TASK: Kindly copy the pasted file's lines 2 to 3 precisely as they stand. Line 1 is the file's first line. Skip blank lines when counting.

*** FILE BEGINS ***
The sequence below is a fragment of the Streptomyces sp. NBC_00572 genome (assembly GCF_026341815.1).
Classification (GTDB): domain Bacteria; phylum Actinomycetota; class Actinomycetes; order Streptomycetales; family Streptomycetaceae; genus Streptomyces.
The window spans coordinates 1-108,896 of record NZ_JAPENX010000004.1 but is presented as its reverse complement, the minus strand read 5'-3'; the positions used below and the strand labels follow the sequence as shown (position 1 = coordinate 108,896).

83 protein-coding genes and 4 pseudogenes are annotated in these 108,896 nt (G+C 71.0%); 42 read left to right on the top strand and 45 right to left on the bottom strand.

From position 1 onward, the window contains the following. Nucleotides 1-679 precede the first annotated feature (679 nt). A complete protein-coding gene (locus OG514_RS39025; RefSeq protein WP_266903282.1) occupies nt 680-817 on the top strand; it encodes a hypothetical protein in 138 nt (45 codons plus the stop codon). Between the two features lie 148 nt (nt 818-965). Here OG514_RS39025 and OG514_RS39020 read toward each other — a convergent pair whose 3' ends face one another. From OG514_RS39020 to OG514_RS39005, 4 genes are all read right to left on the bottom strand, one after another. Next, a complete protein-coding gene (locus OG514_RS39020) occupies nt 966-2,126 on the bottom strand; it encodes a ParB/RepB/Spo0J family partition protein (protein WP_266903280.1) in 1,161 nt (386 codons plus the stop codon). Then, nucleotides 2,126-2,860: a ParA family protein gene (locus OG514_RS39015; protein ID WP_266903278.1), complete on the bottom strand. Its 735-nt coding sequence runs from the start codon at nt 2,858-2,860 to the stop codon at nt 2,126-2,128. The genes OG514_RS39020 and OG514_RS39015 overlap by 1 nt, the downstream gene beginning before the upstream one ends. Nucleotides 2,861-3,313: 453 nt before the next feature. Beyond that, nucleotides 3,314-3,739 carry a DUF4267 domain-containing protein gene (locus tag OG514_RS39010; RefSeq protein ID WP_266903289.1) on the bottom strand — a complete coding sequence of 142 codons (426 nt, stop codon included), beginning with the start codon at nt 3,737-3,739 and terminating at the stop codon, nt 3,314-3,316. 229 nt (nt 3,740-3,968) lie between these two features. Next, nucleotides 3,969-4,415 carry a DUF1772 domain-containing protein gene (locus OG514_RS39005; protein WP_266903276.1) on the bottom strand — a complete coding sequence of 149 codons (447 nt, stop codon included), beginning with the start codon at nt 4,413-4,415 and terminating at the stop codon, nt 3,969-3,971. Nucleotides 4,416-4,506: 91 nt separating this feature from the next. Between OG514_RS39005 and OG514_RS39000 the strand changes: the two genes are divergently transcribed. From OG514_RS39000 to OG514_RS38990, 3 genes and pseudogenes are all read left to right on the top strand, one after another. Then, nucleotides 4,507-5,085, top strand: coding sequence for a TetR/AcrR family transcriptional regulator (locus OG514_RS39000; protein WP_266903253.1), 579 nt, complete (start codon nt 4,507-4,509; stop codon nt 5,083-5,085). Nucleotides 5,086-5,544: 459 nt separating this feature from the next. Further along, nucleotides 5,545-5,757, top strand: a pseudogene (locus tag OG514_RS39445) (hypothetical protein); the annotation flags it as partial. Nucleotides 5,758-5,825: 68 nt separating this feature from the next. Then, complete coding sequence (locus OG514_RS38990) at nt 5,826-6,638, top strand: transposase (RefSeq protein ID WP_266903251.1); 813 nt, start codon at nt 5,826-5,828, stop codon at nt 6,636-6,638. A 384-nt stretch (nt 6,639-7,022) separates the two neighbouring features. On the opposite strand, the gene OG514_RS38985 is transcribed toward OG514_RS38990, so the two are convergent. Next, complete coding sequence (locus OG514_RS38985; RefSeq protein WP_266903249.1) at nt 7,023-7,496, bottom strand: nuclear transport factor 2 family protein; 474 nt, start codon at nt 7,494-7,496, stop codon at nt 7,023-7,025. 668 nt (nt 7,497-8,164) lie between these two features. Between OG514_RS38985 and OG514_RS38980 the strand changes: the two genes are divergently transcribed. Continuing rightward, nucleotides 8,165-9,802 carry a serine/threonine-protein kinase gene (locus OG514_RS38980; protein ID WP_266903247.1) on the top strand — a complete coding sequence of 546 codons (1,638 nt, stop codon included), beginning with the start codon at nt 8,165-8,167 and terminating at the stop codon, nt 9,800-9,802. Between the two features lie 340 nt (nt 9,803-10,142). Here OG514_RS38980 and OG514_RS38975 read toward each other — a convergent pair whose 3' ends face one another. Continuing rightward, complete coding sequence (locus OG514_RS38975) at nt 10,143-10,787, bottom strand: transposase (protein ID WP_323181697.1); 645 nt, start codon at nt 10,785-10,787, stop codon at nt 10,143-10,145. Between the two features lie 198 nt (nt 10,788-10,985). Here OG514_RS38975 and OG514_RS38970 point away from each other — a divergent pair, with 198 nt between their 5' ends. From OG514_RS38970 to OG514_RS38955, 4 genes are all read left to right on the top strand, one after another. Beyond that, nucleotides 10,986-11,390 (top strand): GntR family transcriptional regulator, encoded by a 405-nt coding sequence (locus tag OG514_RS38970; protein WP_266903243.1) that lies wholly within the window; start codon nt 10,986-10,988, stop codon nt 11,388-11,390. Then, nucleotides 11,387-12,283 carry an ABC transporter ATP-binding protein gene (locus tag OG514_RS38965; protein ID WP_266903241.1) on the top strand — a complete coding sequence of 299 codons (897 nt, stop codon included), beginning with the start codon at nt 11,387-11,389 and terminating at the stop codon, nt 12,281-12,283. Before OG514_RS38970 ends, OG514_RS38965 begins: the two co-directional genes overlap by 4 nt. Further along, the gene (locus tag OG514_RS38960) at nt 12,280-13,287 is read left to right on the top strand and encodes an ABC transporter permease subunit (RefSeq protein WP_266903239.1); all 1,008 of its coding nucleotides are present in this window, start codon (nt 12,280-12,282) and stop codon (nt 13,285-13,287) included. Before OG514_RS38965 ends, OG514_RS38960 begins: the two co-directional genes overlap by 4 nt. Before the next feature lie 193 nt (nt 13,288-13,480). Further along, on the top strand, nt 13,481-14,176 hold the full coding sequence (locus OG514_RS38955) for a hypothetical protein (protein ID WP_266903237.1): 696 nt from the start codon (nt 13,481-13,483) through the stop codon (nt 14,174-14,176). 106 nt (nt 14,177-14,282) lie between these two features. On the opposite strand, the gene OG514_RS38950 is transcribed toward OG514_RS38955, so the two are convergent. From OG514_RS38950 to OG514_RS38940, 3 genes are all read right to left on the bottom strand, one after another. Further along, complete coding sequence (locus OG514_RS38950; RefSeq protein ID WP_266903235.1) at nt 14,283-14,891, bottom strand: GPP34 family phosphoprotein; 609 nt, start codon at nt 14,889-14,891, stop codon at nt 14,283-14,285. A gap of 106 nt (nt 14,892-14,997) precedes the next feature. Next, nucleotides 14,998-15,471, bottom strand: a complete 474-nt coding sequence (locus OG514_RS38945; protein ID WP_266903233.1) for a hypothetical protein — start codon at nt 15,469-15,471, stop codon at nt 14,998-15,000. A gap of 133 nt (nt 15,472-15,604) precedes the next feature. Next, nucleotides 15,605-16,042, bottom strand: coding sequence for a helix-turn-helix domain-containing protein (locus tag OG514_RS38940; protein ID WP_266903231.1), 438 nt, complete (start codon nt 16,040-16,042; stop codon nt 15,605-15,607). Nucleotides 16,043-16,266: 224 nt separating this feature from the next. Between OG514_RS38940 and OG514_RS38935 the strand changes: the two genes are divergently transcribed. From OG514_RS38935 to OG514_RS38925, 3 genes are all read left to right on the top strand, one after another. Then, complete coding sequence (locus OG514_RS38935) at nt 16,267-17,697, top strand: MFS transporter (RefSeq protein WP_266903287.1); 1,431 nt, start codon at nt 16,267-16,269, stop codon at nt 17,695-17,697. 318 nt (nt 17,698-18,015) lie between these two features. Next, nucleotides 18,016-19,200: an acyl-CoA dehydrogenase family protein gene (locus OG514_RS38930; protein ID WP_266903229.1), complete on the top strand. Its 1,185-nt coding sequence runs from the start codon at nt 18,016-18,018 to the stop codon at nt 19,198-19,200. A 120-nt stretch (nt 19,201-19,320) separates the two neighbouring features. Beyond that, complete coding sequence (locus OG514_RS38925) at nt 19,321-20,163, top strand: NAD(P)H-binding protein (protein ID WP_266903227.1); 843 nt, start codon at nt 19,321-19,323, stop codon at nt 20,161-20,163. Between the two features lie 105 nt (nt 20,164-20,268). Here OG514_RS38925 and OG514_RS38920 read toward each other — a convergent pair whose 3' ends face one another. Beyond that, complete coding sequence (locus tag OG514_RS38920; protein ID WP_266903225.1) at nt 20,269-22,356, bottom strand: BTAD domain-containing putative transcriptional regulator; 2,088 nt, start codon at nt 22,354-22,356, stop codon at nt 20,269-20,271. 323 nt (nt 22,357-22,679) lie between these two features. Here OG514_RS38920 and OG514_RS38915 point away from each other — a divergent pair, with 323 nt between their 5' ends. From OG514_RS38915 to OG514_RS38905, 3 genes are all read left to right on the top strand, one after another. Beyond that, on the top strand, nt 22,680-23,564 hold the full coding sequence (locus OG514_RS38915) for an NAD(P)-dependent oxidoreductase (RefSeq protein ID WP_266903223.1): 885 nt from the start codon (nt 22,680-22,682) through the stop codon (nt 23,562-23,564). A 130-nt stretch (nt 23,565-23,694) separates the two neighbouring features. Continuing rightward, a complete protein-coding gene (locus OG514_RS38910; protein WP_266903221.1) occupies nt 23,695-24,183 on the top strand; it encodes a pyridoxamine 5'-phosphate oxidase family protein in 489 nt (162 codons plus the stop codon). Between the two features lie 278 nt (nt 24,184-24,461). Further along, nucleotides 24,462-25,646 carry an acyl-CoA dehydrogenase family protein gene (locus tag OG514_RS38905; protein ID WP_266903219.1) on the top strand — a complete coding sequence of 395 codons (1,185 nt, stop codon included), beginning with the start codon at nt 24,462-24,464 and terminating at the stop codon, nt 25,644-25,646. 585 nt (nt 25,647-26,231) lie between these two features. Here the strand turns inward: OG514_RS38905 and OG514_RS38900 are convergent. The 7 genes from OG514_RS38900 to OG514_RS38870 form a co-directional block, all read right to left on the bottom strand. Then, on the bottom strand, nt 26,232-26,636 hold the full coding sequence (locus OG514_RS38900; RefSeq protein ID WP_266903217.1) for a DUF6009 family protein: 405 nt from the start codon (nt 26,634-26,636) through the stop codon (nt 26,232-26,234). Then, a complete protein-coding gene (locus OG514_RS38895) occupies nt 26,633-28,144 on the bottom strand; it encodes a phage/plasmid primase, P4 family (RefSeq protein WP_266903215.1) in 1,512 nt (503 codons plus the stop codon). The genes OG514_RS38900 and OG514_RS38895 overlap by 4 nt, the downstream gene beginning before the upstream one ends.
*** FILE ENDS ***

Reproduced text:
Classification (GTDB): domain Bacteria; phylum Actinomycetota; class Actinomycetes; order Streptomycetales; family Streptomycetaceae; genus Streptomyces.
The window spans coordinates 1-108,896 of record NZ_JAPENX010000004.1 but is presented as its reverse complement, the minus strand read 5'-3'; the positions used below and the strand labels follow the sequence as shown (position 1 = coordinate 108,896).